EXPLORING GERMANY'S FASTEST SHRINKING CITY
'Since the fall of the Berlin Wall in 1989 Hoyerswerda, once a model industrial city of the communist-era, is left an empty shell as residents depart the city for opportunities elsewhere in Germany.'
An old restaurant on the outskirts of town that has been transformed into a home. All the surrounding apartments have been demolished.
Apartment complexes built to keep up with the fast growing population of Hoyerswerda during the GDR. These buildings have been renovated by adding color and railings to make them more attractive to future residence.
The average population age for Hoyerswerda is 54. Social services and funding are gear towards the aging population causing a strain on services for the younger population thus forcing students to move to nearby cities like Berlin and Dresden for opportunities.
Paint peeling from the wall of an empty apartment complex. The apartment was filled with families and workers from the glass factory but when it closed everyone moved to other places leaving the small community empty.
The main walking street in the old town of Hoyerswerda.
A young boy plays in the sand at a local playground. Hoyerswerda has plenty of playgrounds but most have just a few or no kids playing in them.
Plants in the window of a home in the old town of Hoyerswerda.
Empty neighborhood playground.
A young boy plays alone in an open field.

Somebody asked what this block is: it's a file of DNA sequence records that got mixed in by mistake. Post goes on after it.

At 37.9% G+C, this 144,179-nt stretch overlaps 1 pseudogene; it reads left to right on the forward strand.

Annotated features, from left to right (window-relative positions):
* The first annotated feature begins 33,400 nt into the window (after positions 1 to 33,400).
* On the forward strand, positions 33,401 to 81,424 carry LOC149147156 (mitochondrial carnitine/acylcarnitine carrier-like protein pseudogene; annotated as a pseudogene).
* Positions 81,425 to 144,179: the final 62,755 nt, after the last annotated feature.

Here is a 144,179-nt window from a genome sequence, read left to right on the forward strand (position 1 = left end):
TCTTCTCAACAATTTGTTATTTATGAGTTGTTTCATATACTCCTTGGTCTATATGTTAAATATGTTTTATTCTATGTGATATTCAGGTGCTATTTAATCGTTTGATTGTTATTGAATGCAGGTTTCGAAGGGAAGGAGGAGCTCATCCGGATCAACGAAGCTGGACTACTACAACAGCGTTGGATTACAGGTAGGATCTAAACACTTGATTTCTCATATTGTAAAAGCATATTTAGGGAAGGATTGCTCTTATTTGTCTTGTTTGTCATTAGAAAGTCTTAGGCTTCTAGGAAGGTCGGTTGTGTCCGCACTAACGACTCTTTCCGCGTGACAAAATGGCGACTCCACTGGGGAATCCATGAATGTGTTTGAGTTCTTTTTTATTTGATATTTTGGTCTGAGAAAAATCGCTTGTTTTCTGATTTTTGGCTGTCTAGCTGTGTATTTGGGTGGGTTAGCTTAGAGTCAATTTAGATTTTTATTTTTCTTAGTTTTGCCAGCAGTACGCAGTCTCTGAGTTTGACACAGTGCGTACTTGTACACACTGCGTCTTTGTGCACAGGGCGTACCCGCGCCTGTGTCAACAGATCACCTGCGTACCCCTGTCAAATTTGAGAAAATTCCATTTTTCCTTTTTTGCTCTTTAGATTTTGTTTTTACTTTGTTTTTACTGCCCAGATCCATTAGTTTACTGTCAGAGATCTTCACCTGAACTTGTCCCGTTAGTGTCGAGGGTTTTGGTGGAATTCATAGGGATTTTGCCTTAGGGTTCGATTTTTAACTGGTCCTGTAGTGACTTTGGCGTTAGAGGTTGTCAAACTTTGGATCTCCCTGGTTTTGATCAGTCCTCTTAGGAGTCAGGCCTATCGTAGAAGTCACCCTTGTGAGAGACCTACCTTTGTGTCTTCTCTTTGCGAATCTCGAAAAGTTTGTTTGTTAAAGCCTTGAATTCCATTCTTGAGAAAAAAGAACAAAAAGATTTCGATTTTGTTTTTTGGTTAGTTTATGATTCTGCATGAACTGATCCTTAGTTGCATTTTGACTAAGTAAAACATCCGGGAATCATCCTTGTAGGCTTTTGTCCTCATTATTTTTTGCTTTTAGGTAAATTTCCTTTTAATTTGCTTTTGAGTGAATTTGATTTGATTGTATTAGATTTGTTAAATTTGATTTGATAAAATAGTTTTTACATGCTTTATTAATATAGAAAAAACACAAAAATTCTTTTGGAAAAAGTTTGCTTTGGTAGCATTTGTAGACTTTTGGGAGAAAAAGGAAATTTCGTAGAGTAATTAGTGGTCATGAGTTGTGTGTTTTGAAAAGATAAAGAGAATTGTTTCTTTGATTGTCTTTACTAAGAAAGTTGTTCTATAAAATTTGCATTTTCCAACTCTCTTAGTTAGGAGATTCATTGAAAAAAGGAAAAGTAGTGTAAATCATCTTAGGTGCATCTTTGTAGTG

A cardboard cutout sits in the window of a home in a village on the outskirts of Hoyerswerda. The village is scheduled to be demolished so that the mining company, Vattenfall, can begin mining coal where the village stands.
The coal company has built a duplicate town 6 miles from the original town and use the cutouts to attract potential residence.
Wild weeds grow in the streets of an abandoned apartment complex.
The last building structure that stands on the outskirts of town. This building has on tenant and is scheduled to be demolished. (2014)
An apartment complex being demolished. The government has taken steps to reduce the amount of resources and money by demolishing buildings with little to no residence forcing people to relocate in more expensive apartments closer to the center of the city.
An old painting of Mickey Mouse painting on the wall of what was a child's room. When the nearby glass factory shut down the residences moved leaving the neighborhood abandoned.
Taped mailboxes showing the amount of empty apartments inside of an apartment complex.
A broken yard gnome.
An empty desk inside of the old glass factory outside of Hoyerswerda.
Panoramic of brick and glass piles inside of the shut down glass factory.
Closed brown coal mine.
Vattenfall, a Swedish mining company, Coal mining ground outside of Hoyerswerda. Most of the mines are owned and operated by Vattenfall.
Vattenfall provides jobs to these areas but they also have forced many villages around Hoyerswerda to abandon their homes in order to gather coal under the villages.
Outside of the old glass factory.
Abandoned mining quarry.
Broken glass from an abandoned home across the street from the closed down glass factory. When the factory closed the neighborhood emptied as everyone migrated to Dresden and Berlin for better job opportunities.
Inside of the old brown coal factory.
Surveillance and ticket machines at the Hoyerswerda train Station.
Old newspapers lay in the tall grass outside of an abandoned community.
Parking Lot Clock.
Empty roundabout and directions.